It’s super light and easy to carry anywhere: Keep a spare in your bar bag so you’re never caught without a lock. And for those looking for a bit of added security for a car bike rack, these are quick and easy to use to tighten bikes to roof racks or secure tighter on hitch racks.

They’re simple, they’re cheap, and they’re extremely handy to have around as a spare lock that goes everywhere with you. Heck, you can even use them to keep your bags with you while you nap in an airport!

  • Type: Cable
  • Material: Steel
  • Sold Secure Rating: Not Rated
  • Weight: 68 grams
  • MSRP: $25

PROS: Cheap
CONS: Not as secure as burlier locks

Buyer’s Guide for Bike Locks

With bike locks, you definitely get what you pay for. The $10 (or $5) ones from big box department stores are fairly easy to cut through for a bike thief, so if you’re trying to protect your investment (read: expensive bike), it’s worth shelling out more for a quality lock. Here’s what to consider before randomly buying the first bike lock that pops up on Amazon:

How long you’re locking it and where. Context matters! For instance, one rider explained that living and riding in downtown Toronto, where bike theft was rampant, he swore by a burly Kryptonite lock. But now, living in Munich where there are thousands of bikes locked outside at all times, he feels comfortable using a lighter, smaller cable lock. And of course, if you’re leaving  a bike outside overnight regularly versus just occasionally dashing into the grocery store to pick up a couple things on your ride home, you’ll want something more heavy-duty.

How you’re carrying it. Are you looking for a lock that will fit in a jersey pocket with all of your other riding stuff? If that’s the case, you’re going to want something small and compact like the Hiplock Z Lok Combo. But if you’re bringing a backpack to the office and can stash your seven pound Kryptonite chain lock in there, you’re not going to need to stress about size or weight.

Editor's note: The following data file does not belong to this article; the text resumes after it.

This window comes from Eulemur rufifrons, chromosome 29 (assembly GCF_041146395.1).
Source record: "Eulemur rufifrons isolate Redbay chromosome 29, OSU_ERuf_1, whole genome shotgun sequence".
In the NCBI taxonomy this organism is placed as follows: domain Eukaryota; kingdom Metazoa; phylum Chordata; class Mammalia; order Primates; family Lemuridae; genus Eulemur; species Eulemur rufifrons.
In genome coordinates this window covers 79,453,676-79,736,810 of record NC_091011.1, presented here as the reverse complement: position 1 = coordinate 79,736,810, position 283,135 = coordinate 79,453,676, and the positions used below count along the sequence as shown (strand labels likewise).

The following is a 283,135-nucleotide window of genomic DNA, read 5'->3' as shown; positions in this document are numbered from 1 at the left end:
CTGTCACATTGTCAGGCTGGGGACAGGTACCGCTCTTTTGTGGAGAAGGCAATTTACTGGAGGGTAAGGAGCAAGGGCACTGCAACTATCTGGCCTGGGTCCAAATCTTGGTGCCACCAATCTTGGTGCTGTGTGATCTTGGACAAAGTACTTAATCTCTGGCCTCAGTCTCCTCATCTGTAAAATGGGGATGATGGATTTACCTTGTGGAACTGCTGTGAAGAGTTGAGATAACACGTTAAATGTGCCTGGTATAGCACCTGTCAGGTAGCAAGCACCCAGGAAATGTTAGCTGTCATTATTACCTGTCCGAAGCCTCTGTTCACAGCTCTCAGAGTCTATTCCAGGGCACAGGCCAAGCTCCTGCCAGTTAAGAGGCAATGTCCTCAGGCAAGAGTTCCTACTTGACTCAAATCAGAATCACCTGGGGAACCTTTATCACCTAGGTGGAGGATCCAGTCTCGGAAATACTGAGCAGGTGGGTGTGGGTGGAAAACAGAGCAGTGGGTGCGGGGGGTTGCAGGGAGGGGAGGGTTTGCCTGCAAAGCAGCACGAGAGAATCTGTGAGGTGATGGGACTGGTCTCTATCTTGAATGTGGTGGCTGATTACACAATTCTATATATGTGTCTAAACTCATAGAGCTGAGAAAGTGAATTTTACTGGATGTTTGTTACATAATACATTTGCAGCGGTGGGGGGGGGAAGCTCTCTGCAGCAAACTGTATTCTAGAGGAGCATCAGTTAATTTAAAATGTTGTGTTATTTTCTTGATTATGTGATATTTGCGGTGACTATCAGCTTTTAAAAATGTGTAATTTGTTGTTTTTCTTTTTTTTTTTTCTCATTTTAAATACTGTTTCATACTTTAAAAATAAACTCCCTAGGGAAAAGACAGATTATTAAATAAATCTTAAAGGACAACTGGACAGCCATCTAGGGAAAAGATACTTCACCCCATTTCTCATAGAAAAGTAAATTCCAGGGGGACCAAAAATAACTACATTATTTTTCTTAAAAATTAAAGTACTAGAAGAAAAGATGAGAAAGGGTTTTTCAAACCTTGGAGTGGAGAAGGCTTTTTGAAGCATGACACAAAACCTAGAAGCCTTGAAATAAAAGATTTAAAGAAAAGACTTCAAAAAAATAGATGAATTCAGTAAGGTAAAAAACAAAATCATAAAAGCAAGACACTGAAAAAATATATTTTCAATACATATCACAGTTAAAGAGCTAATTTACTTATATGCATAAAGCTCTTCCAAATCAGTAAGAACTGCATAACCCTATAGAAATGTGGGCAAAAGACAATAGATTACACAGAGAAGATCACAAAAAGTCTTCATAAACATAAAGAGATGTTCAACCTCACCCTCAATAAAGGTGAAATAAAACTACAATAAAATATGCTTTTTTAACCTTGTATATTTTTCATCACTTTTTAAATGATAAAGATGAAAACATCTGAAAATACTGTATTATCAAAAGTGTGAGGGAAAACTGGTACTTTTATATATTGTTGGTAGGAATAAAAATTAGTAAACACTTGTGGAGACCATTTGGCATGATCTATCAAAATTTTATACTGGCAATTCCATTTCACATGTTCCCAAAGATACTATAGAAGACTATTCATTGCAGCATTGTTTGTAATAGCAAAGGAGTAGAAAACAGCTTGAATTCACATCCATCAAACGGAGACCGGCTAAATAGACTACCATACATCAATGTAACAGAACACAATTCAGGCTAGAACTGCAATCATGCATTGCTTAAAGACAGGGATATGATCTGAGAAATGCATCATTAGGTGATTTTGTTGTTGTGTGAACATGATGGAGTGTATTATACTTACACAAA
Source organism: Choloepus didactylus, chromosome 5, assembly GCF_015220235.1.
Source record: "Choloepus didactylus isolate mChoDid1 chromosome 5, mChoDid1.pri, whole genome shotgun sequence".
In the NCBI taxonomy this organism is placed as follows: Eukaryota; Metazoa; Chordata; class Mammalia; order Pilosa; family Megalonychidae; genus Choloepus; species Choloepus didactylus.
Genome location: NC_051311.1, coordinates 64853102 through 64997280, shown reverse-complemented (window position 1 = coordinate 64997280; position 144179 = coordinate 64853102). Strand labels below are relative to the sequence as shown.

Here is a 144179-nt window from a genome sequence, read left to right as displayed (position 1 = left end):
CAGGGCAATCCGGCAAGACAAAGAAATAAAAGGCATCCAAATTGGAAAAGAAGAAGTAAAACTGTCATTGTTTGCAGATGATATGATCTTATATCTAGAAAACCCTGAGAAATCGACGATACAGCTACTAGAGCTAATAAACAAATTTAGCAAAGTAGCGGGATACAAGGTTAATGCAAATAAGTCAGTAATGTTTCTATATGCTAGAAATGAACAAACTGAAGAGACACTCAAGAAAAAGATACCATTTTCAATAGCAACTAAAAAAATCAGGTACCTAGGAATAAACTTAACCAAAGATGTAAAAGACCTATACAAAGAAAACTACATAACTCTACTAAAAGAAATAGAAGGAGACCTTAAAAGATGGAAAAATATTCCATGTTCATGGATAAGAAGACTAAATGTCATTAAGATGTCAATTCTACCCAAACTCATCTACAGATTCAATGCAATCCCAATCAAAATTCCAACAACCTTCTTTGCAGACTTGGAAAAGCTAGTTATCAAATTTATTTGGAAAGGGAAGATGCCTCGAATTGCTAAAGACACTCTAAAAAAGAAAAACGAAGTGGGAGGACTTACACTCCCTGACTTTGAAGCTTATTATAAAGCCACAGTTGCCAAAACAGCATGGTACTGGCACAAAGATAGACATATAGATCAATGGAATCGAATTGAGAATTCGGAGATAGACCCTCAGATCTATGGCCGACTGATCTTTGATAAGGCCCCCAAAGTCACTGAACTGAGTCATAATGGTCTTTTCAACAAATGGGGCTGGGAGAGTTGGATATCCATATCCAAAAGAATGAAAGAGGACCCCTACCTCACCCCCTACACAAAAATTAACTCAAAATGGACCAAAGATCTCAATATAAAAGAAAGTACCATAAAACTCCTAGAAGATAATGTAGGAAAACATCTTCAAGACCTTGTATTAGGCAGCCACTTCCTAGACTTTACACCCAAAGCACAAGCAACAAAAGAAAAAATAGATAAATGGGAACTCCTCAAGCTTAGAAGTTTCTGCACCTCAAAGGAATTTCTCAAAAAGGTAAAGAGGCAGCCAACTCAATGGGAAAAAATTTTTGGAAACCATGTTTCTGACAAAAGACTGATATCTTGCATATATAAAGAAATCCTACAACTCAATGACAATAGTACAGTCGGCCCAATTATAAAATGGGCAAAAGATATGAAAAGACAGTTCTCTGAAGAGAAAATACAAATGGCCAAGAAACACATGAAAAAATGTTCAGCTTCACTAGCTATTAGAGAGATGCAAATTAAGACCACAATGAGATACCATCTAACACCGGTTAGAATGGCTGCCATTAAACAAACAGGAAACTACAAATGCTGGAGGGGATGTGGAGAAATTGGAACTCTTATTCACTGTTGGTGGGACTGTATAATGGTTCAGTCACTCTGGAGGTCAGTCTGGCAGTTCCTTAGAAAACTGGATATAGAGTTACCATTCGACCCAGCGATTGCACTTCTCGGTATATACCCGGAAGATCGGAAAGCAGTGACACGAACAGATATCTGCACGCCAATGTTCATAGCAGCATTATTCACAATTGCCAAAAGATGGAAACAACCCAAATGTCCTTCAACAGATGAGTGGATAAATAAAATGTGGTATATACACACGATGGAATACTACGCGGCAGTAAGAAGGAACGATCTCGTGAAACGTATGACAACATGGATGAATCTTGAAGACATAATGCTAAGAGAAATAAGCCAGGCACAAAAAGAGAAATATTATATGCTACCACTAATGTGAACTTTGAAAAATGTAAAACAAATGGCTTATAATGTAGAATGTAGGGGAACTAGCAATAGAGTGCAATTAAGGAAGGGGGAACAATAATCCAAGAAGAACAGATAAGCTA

What you’re locking to. While U-locks are the classic bike lock, they really only work in very specific situations. You need a skinny pole or a bike rack to lock them to, and even then, you may struggle to get your front wheel and frame locked together. (The same is true of the small Hiplock.) A chain or cable lock can be used around most things, from a trees to telephone poles.

How often you’ll use it. If it’s going to be a daily use lock, or you’ll be unlocking and re-locking often, look for a lock that has a particularly easy-to-use key or combination.

You’ll also want to consider these factors in a lock:

Is it a combination or a key lock? If it’s a key, make sure you get multiple keys with it, then store one of the extras somewhere safe. For combinations, make sure you’re good at remembering your combo! (Pro tip: Create a contact in your phone’s address book for the lock and note the combo there)

Is it going to scratch your bike? Avoid chains that aren’t covered: Brands like Kryptonite and Abus use heavy canvas or synthetic wovens over their chain to prevent frame damage.

Check the ratings. Some bike insurance companies will insure stolen bikes only if locked with specific locks. (See the FAQ below for more details.)

Is there a warranty? What will the company do if the bike is stolen and the lock is broken?

Frequently Asked Questions About Bike Locks

hiplok chain bike lock around a bicycle and wheel

Why do I need a bike lock?
According to Markel Insurance, more than 188,500 bikes are reported stolen each year in the US. And those are just the reported thefts—a shocking amount of bikes that are stolen go unreported, since many consider the hassle of filing reports and paperwork to be not worth it for bikes that are older or inexpensive. Securing your bike with a solid bike lock can help your bike avoid being added to that ever-growing number.

What kind of bike lock do I need?
As one rider reminded us, context is important. “In Toronto, where theft was rampant, I swore by a Kryptonite lock,” he says. “I now live in Munich, and most people just free lock their bike with a cable lock.

Often it feels unnecessary to lug a heavy lock around.” Most of your bike lock decision should be based on where you ride and how long you’ll lock your bike, as well as what you’ll commonly be locking it to.

What types of bike locks are there?
You may be confused at the labels on some locks as you’re looking through. Here’s a quick run down:

  • U-locks (or D-locks): Shaped like a U with a bolt on the top, these metal locks are harder to fit around lampposts or railings, but work well with bike racks and are harder for a bike thief to cut through than a cable or chain lock. Their downfall is that they’re hard to use unless there’s a bike rack or thin pole around.
  • Folding locks: These locks are midway between a cable and a U-lock. They’re a bit more compact than a cable since they fold down, and they’re a bit stronger. They can also be a bit more awkward to use, though.